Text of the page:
“One bullet,” Skyler instructed. “Straight in the occiput.” He tapped the back of his own head, at the small space between his head and neck.
Aaron nodded and turned, but it was impossible to aim so precisely at the back of the Lycans’ heads – at their occiput – when they were moving at such an unnatural speed. Now Aaron understood why Scott always set up Q-Zones to trap and kill Lycans. Collapsing the prison with the Lycans inside was easier than trying to shoot them in such a difficult spot.
Something changed in the air. The Lycans came to a stop and fell back, howling unearthly cries. Aaron didn’t know what was happening, and then he saw it – the huge demonic beast that made its way through the pack of Lycans. The other Lycans were tall when they stood up on two legs, with greyish black fur sitting like a coat on their backs. This one easily dwarfed the others. The fur on its back was a deep blood red. Its eyes were a cold cobalt blue, and they were fixed on Aaron’s dad.
The ground shook so violently, Aaron was sure an earthquake had hit them. He had to hold on to the nearest tree to remain standing. He turned to see his dad’s entire being tense, his face distorted with rage, pure and unadulterated. His eyes were on the red-furred Lycan, who was growling back in response. It let out several loud barks before falling to all fours, and racing towards him.
Before Aaron could do more than steady himself on the shaking ground, his dad took off, running directly at the Lycan.
Aaron’s shout was drowned out by Neriah’s furious cry. As his voice bellowed out, so did a cascade of water, sweeping through the forest. It pushed back the Lycans but before it could reach Chris and the red Lycan, the two had met. Aaron had to remember to breathe when he saw his dad take on the massive beast with nothing more than his fists. Then both fell back, the gush of water knocking them off their feet, but it didn’t take long for them to get back up. The Lycan howled, its crimson fur drenched, blue eyes slitted. Chris swung a fist and nearby trees uprooted to pound the Lycan. But this one took the hits, knocking them back with just as much force.
The rest of the Lycans were still fighting with Neriah, Skyler and Ella but Aaron couldn’t look away from his dad. He had to hold on to the nearest tree for support as he watched his dad pull back to strike the massive Lycan again. The ferocious beast lunged forward, twisting out of the way of Chris’s attack, swiping its clawed hand at him. Chris’s eyes widened, his mouth open in a silent scream as he arched back – as a long red line stretched across his torso.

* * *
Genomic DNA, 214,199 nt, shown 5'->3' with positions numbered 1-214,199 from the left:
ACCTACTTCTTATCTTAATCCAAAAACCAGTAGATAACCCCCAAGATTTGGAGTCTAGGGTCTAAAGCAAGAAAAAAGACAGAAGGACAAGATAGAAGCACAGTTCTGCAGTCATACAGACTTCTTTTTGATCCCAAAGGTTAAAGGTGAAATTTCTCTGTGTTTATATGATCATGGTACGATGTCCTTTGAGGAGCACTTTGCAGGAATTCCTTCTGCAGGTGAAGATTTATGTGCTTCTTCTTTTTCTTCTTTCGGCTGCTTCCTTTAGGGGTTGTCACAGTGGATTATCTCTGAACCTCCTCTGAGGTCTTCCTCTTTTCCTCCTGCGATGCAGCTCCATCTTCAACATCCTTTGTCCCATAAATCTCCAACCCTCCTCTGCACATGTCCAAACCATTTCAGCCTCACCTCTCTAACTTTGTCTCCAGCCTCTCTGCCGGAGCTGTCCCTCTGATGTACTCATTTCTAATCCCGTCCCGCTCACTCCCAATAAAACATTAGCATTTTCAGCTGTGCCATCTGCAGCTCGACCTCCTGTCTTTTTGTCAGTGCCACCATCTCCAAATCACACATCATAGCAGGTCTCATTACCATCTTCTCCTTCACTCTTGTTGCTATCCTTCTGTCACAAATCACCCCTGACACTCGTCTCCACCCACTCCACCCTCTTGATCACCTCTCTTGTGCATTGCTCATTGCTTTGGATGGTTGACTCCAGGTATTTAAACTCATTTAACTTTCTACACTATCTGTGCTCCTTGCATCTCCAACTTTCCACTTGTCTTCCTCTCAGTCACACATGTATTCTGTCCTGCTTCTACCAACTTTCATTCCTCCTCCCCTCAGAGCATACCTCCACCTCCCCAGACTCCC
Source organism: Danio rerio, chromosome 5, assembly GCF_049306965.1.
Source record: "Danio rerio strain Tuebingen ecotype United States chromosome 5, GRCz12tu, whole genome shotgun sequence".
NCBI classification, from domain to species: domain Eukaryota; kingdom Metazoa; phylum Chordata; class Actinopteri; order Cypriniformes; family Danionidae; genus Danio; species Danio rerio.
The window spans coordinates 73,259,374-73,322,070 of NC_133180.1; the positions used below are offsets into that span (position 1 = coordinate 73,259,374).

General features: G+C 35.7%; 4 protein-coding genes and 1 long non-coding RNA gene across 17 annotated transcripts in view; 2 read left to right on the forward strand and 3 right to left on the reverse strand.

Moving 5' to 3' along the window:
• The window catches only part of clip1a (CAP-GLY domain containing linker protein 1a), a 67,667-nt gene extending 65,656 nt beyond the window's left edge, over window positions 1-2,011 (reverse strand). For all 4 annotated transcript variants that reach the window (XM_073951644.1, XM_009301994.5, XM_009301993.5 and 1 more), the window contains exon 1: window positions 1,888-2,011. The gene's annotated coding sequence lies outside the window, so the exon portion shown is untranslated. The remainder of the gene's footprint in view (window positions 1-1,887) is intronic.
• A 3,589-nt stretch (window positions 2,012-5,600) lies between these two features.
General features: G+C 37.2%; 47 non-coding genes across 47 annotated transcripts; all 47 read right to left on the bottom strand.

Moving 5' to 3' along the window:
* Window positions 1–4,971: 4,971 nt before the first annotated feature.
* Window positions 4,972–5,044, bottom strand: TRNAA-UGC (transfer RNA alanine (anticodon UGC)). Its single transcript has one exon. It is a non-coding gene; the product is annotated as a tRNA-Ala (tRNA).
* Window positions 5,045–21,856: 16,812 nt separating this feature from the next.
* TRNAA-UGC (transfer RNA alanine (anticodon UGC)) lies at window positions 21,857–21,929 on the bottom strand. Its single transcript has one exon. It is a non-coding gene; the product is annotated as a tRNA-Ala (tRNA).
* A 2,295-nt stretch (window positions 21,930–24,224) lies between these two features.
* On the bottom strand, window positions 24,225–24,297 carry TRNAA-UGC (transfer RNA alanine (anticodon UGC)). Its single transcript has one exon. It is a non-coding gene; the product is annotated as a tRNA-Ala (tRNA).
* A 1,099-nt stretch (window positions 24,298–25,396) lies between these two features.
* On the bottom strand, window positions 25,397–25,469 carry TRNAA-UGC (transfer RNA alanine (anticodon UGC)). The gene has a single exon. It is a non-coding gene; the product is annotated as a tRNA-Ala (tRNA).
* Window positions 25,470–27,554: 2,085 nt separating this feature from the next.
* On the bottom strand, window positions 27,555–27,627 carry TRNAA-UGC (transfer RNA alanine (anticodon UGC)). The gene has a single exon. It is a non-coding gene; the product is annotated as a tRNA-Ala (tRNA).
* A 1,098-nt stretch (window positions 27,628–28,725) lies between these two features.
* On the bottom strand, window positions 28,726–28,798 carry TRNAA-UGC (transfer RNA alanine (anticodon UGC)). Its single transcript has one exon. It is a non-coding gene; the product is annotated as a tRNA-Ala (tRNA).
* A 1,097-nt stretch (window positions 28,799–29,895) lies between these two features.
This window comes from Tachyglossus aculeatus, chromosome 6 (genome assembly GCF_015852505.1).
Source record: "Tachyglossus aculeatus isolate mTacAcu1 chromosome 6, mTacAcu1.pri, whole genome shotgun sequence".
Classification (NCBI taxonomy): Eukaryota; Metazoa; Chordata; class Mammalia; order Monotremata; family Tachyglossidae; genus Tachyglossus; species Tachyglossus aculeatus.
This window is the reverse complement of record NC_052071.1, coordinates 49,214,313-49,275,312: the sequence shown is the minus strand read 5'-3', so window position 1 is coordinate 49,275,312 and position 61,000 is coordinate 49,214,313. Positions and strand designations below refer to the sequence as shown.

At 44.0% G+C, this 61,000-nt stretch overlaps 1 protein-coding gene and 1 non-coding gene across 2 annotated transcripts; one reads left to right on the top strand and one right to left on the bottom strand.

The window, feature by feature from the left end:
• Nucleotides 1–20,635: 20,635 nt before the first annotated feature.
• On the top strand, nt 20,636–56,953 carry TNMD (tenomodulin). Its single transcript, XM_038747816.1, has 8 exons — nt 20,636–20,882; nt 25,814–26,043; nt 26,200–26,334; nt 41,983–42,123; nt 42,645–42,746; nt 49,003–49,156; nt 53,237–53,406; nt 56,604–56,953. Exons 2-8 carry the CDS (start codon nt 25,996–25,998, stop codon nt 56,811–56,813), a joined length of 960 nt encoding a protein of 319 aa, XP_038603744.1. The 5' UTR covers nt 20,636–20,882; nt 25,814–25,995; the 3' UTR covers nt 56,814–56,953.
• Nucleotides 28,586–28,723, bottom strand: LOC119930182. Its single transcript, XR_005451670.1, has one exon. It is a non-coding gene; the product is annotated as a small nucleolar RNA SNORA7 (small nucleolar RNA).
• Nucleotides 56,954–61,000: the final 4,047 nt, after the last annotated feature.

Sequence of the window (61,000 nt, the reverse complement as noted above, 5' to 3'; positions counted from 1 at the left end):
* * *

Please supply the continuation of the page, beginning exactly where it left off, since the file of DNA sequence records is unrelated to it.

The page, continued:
Aaron’s world tilted when his dad hit the ground. The cut on his chest begun seeping blood, staining his front. Then his body started to writhe, convulsing in agony.
Aaron’s ears were ringing; a pressure built in his chest, making it hard to breathe. A strange sound had filled the air. It took Aaron a moment to realise it was a scream – and it was coming from him.
It was his cry that was echoing in the forest, his fury that was pounding at his insides, his fear that was twisting at his heart. He also realised his grip had fallen from the tree and he was now racing towards his dad.
Aaron didn’t stop to think what he was doing. All he could focus on was his dad, and getting to his side. He saw the red-furred Lycan come to stand over his dad’s fallen body and Aaron’s whole being pulsed with panic. His fingers felt like they were on fire. With another cry, Aaron threw out his hands and the ground shifted under his command. The whole forest shuddered. With a monstrous roar, the ground split on the far side of them, the chasm spreading to take down whatever was in its way – trees and Lycans alike.
The red-furred Lycan had to scamper back, the crack forcing him away from Chris. Aaron came to fall next to his dad, but his eyes were still on the Lycan, his hand outstretched towards him – ready to attack, to defend. The Lycan dropped to all fours and licked its jowls. It snarled at Aaron before taking a few steps back, crouching low. It was going to try and jump over the gap.
Before it could take off, though, something hit it with enough force to send it toppling to one side. It recovered and turned with a growl. Skyler waited a moment before curling his fist again and sending a jolt as powerful as a tornado. The beast darted out of the way, narrowly avoiding the power that tore across the forest, demolishing everything in its path. Skyler wasn’t done. He sent another jolt, then another and another. The look on his face told Aaron the attack wasn’t anything but personal. Skyler’s usually cold blue eyes were now burning, his jaw clenched, teeth bared as he hit out repeatedly. His tornado finally caught the red-furred Lycan, blasting him out of sight.